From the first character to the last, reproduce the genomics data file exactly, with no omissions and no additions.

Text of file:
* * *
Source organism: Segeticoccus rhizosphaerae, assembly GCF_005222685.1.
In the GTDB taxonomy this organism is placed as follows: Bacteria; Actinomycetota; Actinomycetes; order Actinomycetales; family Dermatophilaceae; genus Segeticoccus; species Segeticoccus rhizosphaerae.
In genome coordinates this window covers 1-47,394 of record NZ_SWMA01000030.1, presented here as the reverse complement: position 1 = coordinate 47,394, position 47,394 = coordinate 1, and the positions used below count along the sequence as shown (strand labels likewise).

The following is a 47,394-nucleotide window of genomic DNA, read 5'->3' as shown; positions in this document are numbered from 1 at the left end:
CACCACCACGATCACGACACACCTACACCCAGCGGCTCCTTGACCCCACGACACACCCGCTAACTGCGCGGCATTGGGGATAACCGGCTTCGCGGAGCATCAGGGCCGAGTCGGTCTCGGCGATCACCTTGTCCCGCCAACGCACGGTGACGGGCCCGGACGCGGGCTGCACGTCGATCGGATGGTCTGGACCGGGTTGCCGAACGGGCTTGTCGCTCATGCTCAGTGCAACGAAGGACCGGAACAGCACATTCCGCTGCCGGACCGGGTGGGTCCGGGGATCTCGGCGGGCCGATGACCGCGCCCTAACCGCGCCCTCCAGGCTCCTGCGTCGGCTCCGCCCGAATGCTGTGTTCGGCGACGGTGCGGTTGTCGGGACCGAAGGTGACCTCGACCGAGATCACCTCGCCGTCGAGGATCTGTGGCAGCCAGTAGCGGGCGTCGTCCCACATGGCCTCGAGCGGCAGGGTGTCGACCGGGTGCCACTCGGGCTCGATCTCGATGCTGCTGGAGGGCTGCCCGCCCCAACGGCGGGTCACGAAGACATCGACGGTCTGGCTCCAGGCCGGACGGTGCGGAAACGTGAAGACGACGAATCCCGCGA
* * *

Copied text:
Source organism: Segeticoccus rhizosphaerae, assembly GCF_005222685.1.
In the GTDB taxonomy this organism is placed as follows: Bacteria; Actinomycetota; Actinomycetes; order Actinomycetales; family Dermatophilaceae; genus Segeticoccus; species Segeticoccus rhizosphaerae.
In genome coordinates this window covers 1-47,394 of record NZ_SWMA01000030.1, presented here as the reverse complement: position 1 = coordinate 47,394, position 47,394 = coordinate 1, and the positions used below count along the sequence as shown (strand labels likewise).

The following is a 47,394-nucleotide window of genomic DNA, read 5'->3' as shown; positions in this document are numbered from 1 at the left end:
CACCACCACGATCACGACACACCTACACCCAGCGGCTCCTTGACCCCACGACACACCCGCTAACTGCGCGGCATTGGGGATAACCGGCTTCGCGGAGCATCAGGGCCGAGTCGGTCTCGGCGATCACCTTGTCCCGCCAACGCACGGTGACGGGCCCGGACGCGGGCTGCACGTCGATCGGATGGTCTGGACCGGGTTGCCGAACGGGCTTGTCGCTCATGCTCAGTGCAACGAAGGACCGGAACAGCACATTCCGCTGCCGGACCGGGTGGGTCCGGGGATCTCGGCGGGCCGATGACCGCGCCCTAACCGCGCCCTCCAGGCTCCTGCGTCGGCTCCGCCCGAATGCTGTGTTCGGCGACGGTGCGGTTGTCGGGACCGAAGGTGACCTCGACCGAGATCACCTCGCCGTCGAGGATCTGTGGCAGCCAGTAGCGGGCGTCGTCCCACATGGCCTCGAGCGGCAGGGTGTCGACCGGGTGCCACTCGGGCTCGATCTCGATGCTGCTGGAGGGCTGCCCGCCCCAACGGCGGGTCACGAAGACATCGACGGTCTGGCTCCAGGCCGGACGGTGCGGAAACGTGAAGACGACGAATCCCGCGA